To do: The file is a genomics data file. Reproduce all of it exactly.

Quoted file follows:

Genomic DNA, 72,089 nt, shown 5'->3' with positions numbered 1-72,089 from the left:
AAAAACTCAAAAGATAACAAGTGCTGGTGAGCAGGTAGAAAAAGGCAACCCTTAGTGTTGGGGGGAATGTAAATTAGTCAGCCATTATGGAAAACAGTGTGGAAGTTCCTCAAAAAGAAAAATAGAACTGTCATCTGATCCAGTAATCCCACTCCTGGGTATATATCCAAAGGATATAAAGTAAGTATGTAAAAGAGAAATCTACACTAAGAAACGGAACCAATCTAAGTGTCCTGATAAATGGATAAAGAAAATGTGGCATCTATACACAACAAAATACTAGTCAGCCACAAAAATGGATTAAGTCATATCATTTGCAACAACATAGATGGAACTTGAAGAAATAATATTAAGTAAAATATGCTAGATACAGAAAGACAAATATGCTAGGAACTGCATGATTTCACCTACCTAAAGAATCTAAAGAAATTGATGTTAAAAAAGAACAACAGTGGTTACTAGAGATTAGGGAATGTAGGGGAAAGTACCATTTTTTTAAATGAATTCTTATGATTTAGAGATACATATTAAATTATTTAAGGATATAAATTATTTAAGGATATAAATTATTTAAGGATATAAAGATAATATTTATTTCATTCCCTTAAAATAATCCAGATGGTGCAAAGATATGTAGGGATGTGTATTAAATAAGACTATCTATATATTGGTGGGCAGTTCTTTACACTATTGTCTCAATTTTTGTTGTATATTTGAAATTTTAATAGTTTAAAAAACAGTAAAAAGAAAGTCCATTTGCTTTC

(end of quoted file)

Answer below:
Genomic DNA, 72,089 nt, shown 5'->3' with positions numbered 1-72,089 from the left:
AAAAACTCAAAAGATAACAAGTGCTGGTGAGCAGGTAGAAAAAGGCAACCCTTAGTGTTGGGGGGAATGTAAATTAGTCAGCCATTATGGAAAACAGTGTGGAAGTTCCTCAAAAAGAAAAATAGAACTGTCATCTGATCCAGTAATCCCACTCCTGGGTATATATCCAAAGGATATAAAGTAAGTATGTAAAAGAGAAATCTACACTAAGAAACGGAACCAATCTAAGTGTCCTGATAAATGGATAAAGAAAATGTGGCATCTATACACAACAAAATACTAGTCAGCCACAAAAATGGATTAAGTCATATCATTTGCAACAACATAGATGGAACTTGAAGAAATAATATTAAGTAAAATATGCTAGATACAGAAAGACAAATATGCTAGGAACTGCATGATTTCACCTACCTAAAGAATCTAAAGAAATTGATGTTAAAAAAGAACAACAGTGGTTACTAGAGATTAGGGAATGTAGGGGAAAGTACCATTTTTTTAAATGAATTCTTATGATTTAGAGATACATATTAAATTATTTAAGGATATAAATTATTTAAGGATATAAATTATTTAAGGATATAAAGATAATATTTATTTCATTCCCTTAAAATAATCCAGATGGTGCAAAGATATGTAGGGATGTGTATTAAATAAGACTATCTATATATTGGTGGGCAGTTCTTTACACTATTGTCTCAATTTTTGTTGTATATTTGAAATTTTAATAGTTTAAAAAACAGTAAAAAGAAAGTCCATTTGCTTTC